McDonald's & Child Labour

31 December 2000

(Originally published in CLB #57, Nov-Dec 2000)

of children discovered working is essential to breaking the circle
of poverty that creates conditions in which child labour can flourish.
In CLB's view the rehabilitation process is partly the responsibility
of the employer involved. Yet the recent exposure of child workers
employed by a factory producing toys for McDonald's in Guangdong
province illustrated how callously multi-national corporations can
react if they think their image maybe tarnished by sub-contractors'
behaviour. The exposure revealed two disturbing facts:

1. Management
from the subcontractor, City Toys, was proactive in its employment
of children. City Toys representatives traveled five hundred miles
to a small poverty-stricken village to find employees and made it
clear that age was not a problem, as long as the children looked
older and could obtain an older person's ID card. They wanted girls
rather than boys, as they perceived the former to be more obedient.
The company took 40-50 people, including many children, back to
the factory in the back of a lorry.

2. Following
the line adopted by other TNCs who have found themselves facing
similar accusations, McDonald's reaction was twofold: Firstly they
denied the existence of child labour, but admitted their auditors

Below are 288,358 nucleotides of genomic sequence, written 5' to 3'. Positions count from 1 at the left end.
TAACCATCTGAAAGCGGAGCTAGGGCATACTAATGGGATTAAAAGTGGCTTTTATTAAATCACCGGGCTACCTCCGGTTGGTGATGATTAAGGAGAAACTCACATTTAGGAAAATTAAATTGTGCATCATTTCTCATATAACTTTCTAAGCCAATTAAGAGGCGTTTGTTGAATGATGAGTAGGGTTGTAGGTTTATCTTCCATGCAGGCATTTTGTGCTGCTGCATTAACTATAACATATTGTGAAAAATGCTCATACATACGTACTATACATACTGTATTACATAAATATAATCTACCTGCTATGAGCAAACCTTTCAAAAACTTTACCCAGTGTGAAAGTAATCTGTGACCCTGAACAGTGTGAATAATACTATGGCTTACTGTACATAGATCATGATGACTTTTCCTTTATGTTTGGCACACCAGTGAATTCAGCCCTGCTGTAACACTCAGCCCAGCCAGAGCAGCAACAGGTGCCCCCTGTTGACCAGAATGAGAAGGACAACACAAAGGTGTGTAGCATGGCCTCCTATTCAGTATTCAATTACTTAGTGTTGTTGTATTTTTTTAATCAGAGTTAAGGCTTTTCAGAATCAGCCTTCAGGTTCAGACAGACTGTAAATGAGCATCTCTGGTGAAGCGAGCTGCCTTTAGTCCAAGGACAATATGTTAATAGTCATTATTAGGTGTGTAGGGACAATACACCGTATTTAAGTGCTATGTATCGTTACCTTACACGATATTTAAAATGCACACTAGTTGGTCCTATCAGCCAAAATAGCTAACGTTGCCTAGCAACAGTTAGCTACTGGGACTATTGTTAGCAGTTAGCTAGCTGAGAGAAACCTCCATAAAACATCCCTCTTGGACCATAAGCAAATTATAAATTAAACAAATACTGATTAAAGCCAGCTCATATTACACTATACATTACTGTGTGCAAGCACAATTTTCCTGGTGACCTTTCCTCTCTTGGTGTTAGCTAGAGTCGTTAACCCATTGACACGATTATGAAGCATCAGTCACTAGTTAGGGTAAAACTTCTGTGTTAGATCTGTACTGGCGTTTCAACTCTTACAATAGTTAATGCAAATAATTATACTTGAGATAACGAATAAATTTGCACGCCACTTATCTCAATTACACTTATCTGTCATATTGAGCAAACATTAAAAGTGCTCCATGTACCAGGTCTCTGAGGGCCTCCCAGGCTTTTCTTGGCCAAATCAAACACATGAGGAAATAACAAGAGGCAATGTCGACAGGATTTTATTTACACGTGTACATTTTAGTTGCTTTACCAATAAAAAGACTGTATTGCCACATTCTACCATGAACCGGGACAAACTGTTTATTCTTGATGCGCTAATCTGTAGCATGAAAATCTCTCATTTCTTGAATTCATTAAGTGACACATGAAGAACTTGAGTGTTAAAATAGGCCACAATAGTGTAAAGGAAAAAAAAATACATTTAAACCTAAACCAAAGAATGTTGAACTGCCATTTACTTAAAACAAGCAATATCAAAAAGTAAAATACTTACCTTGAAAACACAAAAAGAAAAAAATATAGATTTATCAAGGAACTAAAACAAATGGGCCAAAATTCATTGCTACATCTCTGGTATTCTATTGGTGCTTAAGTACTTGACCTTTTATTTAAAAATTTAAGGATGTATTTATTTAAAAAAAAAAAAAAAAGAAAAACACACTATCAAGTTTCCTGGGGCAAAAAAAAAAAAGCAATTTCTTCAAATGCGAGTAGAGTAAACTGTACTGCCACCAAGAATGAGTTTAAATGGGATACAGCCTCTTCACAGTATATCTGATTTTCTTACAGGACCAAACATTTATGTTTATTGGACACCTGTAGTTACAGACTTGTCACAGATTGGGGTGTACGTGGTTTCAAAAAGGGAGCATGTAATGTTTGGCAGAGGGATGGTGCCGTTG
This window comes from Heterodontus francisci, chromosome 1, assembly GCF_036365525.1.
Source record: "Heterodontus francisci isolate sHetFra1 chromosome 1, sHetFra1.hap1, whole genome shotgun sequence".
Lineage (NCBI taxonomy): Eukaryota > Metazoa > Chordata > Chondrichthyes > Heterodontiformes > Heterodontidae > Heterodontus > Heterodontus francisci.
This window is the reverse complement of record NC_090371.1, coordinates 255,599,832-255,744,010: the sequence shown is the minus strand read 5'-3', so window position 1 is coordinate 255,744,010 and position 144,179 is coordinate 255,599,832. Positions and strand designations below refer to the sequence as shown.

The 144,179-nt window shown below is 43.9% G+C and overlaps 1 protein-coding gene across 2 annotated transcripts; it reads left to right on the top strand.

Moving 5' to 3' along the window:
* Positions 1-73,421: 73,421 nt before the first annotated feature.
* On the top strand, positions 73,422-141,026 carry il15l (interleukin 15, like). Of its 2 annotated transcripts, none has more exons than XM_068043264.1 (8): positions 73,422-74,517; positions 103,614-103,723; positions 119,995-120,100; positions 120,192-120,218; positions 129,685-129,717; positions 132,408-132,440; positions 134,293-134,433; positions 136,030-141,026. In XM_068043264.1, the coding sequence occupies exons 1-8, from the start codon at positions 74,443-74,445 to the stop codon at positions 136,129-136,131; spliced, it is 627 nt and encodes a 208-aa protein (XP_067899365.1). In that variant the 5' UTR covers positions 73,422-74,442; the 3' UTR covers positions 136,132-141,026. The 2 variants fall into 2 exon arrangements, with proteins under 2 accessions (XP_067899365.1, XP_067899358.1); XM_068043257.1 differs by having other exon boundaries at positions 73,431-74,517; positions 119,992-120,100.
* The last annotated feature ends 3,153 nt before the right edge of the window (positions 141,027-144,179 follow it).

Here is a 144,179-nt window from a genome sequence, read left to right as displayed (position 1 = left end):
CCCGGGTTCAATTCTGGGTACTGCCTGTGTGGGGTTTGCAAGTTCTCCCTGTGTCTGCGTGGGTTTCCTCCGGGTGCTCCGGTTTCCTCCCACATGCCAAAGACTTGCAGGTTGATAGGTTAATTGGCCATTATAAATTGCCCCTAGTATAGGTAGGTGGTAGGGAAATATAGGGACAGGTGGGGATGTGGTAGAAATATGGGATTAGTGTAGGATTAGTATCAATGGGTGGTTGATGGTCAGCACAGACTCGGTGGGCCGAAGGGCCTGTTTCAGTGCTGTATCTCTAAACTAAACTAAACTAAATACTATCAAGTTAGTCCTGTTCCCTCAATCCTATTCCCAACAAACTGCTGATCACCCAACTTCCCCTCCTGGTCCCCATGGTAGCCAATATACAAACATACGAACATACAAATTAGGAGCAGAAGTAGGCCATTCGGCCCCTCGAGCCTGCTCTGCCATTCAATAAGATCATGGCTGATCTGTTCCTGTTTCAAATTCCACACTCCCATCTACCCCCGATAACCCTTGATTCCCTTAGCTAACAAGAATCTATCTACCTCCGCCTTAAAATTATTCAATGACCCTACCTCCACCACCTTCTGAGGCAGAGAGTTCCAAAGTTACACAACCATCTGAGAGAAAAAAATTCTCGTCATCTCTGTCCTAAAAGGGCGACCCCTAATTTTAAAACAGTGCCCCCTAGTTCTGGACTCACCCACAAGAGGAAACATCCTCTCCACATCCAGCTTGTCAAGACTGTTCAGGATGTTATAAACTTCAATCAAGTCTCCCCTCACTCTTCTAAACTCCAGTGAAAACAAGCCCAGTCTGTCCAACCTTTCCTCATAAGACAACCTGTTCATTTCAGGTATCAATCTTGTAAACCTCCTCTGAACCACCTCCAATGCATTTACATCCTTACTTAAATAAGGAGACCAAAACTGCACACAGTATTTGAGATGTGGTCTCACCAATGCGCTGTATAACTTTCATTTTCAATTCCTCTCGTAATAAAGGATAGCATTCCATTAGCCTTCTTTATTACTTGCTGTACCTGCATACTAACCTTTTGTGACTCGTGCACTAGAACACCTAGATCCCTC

subsequently found othe "irregularities".. Secondly, they
cancelled their contract with City Toys saying they were in violation
of the McDonald's code of conduct. This encouraged mass lay-offs
at the factory. No effort was made by McDonald's to rehabilitate
the children or ensure they were returned to school. The children
were simply cut adrift five hundred miles from home in a strange
environment and open to even worse abuse.

McDonald's attempts
to distance itself from the blatantly illegal practices of its subcontractor
without any concern for the children involved were both callous
and hypocritical. In China, the company was exposed as being linked
to the employment of under-age workers in a country where independent
trade unions - an effective tool against the employment of children
in the first place - are banned by law. Yet at the same time, the
company's preference for young employees appears to be global. In
1999, McDonald's argued that employees at a franchised outlet in
Canada could not form a union without parental consent. Why? The
company said they were too young to join a union but not too young
to work.

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